The first known instance of dog tags was during the Civil War, according to the 173rd Airborne website. At that time soldiers sought to ensure that they were properly identified if they were killed in battle. Soldiers themselves decided to pin their names on their shirts or fashioned identification tags from pieces of wood they then wore around their necks. The 173rd Airborne website notes that it was not until 1913 that identification tags became mandatory. According to The American War Library, found dog tags aren't the property of the finder or the person identified on the tags. The tags still belong to the U.S. government. By law, all found military items must be immediately mailed to the Secretary of Defense.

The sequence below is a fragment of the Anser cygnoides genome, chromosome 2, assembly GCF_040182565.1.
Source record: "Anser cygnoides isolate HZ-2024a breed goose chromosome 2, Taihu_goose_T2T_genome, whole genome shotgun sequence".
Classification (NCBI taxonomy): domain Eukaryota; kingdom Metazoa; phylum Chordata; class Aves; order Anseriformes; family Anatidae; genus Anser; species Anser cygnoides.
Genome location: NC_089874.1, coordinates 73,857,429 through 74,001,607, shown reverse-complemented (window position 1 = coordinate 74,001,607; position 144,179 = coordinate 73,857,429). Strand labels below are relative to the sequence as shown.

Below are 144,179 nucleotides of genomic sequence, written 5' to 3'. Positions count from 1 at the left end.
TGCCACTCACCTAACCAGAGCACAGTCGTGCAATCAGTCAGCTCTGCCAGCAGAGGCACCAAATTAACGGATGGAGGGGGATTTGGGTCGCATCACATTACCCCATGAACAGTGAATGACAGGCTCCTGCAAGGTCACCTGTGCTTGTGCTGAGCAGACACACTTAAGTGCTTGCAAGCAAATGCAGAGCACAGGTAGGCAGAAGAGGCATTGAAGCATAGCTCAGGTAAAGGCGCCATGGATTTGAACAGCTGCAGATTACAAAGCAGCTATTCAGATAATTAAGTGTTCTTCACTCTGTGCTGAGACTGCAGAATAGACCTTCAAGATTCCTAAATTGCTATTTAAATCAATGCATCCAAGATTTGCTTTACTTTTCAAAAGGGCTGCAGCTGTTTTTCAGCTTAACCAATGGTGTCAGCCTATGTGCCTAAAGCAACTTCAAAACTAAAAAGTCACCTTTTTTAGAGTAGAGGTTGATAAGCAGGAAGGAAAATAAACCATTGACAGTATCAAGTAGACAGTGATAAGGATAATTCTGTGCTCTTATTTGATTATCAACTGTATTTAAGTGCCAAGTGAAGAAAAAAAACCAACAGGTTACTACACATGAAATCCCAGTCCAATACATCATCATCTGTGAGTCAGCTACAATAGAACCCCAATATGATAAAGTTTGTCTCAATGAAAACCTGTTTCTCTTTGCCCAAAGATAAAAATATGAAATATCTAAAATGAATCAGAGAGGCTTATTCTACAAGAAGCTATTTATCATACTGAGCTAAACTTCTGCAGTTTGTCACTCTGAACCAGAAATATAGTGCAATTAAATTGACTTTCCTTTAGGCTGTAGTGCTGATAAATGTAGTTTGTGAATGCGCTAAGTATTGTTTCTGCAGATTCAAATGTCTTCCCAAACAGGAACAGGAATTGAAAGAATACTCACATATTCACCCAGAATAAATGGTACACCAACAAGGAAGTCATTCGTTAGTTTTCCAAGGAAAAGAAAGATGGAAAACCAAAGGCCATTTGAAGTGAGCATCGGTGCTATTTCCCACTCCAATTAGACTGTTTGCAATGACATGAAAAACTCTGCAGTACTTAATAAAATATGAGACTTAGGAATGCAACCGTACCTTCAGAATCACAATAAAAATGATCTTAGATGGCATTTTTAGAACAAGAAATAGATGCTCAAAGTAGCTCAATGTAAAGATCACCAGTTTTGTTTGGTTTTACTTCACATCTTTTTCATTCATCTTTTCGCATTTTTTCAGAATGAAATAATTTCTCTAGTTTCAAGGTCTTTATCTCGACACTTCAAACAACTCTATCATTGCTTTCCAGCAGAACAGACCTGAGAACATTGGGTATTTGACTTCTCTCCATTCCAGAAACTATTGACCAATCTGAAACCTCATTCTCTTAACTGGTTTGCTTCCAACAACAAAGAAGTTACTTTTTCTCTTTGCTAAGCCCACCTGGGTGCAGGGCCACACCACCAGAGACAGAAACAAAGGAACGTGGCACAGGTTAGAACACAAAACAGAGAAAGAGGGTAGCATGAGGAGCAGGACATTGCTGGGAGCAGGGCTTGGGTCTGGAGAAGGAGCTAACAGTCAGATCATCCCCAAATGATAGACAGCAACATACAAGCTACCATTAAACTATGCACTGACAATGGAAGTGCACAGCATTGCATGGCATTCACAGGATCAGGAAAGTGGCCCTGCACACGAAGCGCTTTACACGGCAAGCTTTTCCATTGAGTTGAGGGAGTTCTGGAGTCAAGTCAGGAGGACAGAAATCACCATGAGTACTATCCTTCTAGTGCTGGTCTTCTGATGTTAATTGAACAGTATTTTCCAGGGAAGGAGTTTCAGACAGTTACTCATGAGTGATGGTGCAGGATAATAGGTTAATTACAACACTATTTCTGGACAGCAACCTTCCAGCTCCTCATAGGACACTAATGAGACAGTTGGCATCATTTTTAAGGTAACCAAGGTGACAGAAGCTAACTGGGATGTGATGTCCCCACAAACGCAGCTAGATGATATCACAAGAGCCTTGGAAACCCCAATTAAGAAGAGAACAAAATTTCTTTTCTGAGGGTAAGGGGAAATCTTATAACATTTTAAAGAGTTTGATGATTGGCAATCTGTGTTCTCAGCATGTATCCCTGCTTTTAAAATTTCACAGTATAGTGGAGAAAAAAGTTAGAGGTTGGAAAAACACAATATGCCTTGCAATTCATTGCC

Write on a piece of paper where you found the tags, the date you found the tags, your full name and contact information.

Place the letter and dog tags into an envelope.

Seal the envelope and address it to the Secretary of Defense (see Resources). Include your return address on the envelope.

Take the envelope to the Post Office to be weighed so you can pay the postage and mail it.

Tip

  • If you find tags outside of the continental United States, mail the tags to the nearest United States embassy (see Resources).

Tip

  • The American War Library states that you shouldn't attempt to locate the owner of the dog tags or the owner’s family members for any reason.